Now suppose that Anna or Bill could tell Judy there was a problem immediately on finding one, and that Judy could send it immediately on. The proofreading process would not be exhaustive anymore; it would be self-terminating. The serial process is still additive, but the parallel process is no longer sub-additive. With two glaring problems, the parallel, self-terminating process again takes 20 minutes. With just one glaring problem, the proofreader with the glaring problem can tell Judy early; hence, the whole process takes 20 minutes again. But with two hard problems, it takes Judy 25 minutes to hear from both Anna and Bill. Thus, the times are super-additive: adding a second hard task increases the time taken by much more than a single one.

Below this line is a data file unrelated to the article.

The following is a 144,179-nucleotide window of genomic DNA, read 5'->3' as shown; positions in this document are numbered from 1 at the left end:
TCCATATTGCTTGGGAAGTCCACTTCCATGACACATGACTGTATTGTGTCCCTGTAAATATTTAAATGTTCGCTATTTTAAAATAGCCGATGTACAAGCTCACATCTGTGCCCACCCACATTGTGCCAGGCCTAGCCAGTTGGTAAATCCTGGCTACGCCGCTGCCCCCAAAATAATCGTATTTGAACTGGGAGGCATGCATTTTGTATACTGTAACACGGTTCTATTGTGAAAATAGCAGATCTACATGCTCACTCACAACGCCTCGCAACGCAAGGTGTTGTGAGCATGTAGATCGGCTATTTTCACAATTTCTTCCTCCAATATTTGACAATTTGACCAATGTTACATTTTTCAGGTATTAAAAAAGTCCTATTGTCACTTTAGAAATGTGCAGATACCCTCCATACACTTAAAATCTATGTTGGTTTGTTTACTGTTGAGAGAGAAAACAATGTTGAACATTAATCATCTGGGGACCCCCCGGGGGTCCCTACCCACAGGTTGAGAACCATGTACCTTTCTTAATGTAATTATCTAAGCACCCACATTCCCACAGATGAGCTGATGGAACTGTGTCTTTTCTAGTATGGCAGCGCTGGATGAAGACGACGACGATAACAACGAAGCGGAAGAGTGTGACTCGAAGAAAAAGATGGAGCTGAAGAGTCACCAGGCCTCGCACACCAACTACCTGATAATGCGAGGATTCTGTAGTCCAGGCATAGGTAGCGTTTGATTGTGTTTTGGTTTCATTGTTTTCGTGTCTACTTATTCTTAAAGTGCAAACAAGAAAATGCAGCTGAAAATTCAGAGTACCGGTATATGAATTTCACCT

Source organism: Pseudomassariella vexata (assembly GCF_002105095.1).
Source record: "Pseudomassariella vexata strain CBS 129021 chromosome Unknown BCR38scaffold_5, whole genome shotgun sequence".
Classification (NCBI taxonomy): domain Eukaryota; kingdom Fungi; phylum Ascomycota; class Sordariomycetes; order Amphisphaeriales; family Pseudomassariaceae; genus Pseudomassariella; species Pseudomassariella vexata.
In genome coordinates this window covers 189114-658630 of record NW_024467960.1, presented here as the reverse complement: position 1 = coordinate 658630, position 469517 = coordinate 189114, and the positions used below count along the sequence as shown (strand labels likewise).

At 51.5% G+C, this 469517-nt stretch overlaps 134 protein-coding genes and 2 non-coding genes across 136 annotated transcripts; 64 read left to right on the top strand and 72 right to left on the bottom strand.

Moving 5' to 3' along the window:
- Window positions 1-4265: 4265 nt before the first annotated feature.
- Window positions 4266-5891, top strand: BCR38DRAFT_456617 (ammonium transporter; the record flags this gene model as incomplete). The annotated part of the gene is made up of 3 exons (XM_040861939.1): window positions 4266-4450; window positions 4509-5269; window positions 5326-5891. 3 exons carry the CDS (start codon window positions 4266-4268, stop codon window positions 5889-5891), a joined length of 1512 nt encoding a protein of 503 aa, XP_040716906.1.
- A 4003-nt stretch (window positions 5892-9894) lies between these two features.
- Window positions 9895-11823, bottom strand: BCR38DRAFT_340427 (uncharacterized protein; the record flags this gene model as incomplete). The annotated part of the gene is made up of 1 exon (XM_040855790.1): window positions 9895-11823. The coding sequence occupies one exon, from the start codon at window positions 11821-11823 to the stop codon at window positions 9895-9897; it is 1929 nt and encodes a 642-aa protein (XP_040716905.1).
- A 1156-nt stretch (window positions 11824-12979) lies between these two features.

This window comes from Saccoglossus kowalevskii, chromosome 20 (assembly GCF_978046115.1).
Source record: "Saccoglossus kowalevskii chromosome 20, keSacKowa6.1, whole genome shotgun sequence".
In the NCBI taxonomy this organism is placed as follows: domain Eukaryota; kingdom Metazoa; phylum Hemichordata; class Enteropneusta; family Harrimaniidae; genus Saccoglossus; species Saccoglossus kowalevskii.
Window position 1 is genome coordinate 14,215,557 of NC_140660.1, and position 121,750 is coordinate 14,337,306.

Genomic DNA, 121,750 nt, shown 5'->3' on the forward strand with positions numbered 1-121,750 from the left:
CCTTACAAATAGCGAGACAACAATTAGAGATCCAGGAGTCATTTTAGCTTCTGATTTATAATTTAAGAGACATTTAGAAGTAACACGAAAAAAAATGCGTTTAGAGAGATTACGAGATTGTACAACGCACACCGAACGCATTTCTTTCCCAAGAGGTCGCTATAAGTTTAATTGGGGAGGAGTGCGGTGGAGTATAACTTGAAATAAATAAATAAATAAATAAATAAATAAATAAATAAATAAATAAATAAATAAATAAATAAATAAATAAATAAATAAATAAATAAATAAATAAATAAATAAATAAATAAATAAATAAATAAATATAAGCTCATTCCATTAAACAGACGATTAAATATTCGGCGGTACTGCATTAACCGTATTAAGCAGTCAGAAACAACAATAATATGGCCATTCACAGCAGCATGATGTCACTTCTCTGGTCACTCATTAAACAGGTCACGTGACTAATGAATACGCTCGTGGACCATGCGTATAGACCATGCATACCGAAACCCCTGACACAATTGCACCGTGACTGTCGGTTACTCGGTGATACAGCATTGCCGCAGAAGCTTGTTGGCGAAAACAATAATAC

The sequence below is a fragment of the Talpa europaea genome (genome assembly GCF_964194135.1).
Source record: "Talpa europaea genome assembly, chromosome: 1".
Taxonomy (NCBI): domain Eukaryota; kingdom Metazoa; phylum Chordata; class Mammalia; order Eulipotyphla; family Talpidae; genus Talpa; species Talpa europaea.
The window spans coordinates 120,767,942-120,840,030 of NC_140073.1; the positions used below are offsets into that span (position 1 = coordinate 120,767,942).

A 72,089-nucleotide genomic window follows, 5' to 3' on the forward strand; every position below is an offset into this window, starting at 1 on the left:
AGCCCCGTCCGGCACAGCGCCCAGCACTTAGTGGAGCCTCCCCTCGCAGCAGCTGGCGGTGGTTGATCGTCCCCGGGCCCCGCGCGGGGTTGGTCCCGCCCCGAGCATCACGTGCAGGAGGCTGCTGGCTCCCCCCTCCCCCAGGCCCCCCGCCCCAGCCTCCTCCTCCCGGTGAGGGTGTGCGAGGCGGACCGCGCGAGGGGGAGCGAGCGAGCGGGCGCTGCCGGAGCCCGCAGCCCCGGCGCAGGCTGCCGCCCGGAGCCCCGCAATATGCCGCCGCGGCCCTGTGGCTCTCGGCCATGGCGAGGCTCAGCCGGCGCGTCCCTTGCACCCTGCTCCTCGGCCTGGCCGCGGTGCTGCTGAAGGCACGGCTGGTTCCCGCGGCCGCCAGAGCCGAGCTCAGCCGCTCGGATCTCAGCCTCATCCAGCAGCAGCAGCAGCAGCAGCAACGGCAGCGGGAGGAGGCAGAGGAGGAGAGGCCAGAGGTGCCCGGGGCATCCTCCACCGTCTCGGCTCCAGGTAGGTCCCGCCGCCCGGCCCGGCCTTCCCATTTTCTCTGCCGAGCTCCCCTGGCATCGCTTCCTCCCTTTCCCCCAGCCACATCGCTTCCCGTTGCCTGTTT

SFT draws on these insights about the consequences of serial and parallel processes to “reverse-engineer” the processing arrangement from observed response times.
Specifically, if we didn’t know how the proofreaders’ workflow was arranged, we could infer it by giving them books and seeing how long Judy took to make a decision. This is called the mean interaction contrast (MIC) in SFT, because it uses interactions in the average time taken to infer something about the processing. Another aspect of SFT that I have not outlined here is the survivor interaction contrast (SIC) which uses the whole response time distribution to make more subtle distinctions between processing types.
For more information about SFT, check out this 2014 article in the Psychonomic Society Journal Behavior Research Methods, where Joseph Haupt and colleagues present a package for analyzing data using SFT in R (called, appropriately, sft).
A face-processing experiment
Of course Yang and colleague’s experiment was not about books and proofreading; it was about faces. The same basic task structure applied, however, as shown in the figure below.x